document are to be interpreted as described in BCP 14, RFC 2119 [1].

2. AKA Mechanism Overview

   This chapter describes the AKA operation in detail:

   1. A shared secret K is established beforehand between the ISIM and
      the Authentication Center (AuC).  The secret is stored in the
      ISIM, which resides on a smart card like, tamper resistant device.

   2. The AuC of the home network produces an authentication vector AV,
      based on the shared secret K and a sequence number SQN.  The
      authentication vector contains a random challenge RAND, network
      authentication token AUTN, expected authentication result XRES, a
      session key for integrity check IK, and a session key for
      encryption CK.

   3. The authentication vector is downloaded to a server.  Optionally,
      the server can also download a batch of AVs, containing more than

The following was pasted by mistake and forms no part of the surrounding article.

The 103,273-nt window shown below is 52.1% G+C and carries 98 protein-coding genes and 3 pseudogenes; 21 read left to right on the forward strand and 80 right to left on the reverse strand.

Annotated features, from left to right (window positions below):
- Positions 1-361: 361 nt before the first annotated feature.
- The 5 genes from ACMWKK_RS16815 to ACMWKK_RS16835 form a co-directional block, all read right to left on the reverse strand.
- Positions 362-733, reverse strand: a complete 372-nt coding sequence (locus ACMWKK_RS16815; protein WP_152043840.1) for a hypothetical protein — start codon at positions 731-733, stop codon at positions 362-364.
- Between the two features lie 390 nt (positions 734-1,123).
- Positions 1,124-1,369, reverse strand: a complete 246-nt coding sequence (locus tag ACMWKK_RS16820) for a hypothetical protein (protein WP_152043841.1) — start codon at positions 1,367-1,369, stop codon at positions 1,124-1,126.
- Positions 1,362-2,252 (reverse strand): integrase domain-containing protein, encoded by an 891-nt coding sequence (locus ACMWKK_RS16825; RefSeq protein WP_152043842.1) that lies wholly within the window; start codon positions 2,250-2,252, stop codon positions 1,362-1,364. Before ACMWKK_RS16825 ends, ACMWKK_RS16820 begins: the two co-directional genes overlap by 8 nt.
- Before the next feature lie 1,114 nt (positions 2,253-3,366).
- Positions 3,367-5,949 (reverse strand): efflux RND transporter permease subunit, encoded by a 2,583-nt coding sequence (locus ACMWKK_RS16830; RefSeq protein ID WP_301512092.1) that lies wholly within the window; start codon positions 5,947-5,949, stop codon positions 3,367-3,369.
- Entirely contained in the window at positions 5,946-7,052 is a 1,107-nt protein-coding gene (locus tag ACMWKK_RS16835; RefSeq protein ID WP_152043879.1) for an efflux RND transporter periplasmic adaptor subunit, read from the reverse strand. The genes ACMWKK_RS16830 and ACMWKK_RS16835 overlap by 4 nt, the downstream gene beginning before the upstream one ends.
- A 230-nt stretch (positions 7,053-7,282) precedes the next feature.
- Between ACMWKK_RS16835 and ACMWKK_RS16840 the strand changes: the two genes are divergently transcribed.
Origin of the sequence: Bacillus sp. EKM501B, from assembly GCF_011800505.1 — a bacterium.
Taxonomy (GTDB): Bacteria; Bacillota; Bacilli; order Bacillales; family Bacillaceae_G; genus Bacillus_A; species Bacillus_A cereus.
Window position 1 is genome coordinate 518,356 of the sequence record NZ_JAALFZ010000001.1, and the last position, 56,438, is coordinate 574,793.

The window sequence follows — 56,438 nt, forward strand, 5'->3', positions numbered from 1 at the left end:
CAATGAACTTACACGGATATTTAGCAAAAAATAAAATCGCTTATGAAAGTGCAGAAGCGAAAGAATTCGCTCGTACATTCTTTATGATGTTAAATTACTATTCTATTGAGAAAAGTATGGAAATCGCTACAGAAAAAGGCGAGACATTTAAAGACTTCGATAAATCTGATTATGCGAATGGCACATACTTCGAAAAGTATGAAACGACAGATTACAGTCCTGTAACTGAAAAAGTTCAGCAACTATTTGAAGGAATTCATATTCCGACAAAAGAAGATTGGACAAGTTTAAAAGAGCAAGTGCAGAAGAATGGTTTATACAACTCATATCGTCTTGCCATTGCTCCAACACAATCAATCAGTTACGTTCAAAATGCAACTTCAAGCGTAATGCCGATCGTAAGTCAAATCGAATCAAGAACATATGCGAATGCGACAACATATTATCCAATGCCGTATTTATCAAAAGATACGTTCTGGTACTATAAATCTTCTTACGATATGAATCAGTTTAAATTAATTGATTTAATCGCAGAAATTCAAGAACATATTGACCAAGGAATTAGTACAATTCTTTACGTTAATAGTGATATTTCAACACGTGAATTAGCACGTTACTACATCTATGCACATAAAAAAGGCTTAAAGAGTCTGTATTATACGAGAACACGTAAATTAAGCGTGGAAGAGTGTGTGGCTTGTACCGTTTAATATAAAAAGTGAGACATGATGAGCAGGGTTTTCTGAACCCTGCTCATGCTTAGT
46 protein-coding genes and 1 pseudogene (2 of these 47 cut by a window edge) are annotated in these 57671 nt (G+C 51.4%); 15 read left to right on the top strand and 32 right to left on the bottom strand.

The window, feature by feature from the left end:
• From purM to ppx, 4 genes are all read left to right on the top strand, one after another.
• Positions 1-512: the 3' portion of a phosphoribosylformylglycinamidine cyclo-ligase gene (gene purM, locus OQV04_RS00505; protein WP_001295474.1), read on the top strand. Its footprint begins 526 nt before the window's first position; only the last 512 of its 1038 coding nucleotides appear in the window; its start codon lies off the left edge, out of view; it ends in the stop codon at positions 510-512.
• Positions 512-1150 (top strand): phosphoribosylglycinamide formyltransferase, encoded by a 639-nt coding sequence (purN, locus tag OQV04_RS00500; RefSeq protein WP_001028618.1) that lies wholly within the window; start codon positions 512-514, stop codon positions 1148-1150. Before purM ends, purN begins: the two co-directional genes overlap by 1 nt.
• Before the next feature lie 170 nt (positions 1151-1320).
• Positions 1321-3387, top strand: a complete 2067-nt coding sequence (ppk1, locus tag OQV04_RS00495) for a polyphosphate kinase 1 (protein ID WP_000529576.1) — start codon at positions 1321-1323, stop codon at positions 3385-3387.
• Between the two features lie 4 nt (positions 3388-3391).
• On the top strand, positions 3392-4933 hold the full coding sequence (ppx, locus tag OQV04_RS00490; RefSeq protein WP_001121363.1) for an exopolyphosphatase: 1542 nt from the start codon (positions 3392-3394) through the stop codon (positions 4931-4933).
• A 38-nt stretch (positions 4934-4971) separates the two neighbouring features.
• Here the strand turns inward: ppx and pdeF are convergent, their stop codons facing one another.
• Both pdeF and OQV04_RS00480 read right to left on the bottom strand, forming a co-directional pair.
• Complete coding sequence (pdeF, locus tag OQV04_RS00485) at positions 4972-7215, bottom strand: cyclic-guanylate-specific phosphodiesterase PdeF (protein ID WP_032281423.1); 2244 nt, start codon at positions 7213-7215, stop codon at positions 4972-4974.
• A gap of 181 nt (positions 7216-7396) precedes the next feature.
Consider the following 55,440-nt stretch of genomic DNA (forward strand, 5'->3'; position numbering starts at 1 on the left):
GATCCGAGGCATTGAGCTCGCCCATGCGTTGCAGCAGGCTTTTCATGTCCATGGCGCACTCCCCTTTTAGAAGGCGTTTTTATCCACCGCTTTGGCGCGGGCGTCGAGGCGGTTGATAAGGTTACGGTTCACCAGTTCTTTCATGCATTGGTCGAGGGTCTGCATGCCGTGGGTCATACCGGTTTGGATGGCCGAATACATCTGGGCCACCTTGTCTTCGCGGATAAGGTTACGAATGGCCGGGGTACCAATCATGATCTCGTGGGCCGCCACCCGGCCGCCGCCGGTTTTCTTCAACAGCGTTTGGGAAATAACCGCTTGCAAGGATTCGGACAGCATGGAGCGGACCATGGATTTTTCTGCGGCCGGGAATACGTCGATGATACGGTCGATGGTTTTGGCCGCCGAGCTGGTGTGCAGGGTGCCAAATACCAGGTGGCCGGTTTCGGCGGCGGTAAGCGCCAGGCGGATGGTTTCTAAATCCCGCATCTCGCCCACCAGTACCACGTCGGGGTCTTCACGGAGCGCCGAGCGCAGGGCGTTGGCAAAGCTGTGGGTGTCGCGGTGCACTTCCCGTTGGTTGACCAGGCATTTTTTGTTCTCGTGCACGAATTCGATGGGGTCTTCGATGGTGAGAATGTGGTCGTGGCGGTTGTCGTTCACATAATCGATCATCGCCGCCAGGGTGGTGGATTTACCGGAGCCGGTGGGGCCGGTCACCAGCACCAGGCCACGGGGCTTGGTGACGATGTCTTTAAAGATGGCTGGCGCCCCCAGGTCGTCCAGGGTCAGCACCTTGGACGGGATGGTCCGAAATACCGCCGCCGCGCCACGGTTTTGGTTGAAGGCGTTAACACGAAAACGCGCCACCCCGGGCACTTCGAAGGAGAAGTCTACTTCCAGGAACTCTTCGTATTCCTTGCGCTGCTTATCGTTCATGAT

one authentication vector.

   4. The server creates an authentication request, which contains the
      random challenge RAND, and the network authenticator token AUTN.

   5. The authentication request is delivered to the client.

   6. Using the shared secret K and the sequence number SQN, the client
      verifies the AUTN with the ISIM.  If the verification is
      successful, the network has been authenticated.  The client then
      produces an authentication response RES, using the shared secret K
      and the random challenge RAND.



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RFC 3310          HTTP Digest Authentication Using AKA    September 2002


   7. The authentication response, RES, is delivered to the server.

   8. The server compares the authentication response RES with the
      expected response, XRES.  If the two match, the user has been
      successfully authenticated, and the session keys, IK and CK, can
      be used for protecting further communications between the client
      and the server.

   When verifying the AUTN, the client may detect that the sequence
   numbers between the client and the server have fallen out of sync.
   In this case, the client produces a synchronization parameter AUTS,
   using the shared secret K and the client sequence number SQN.  The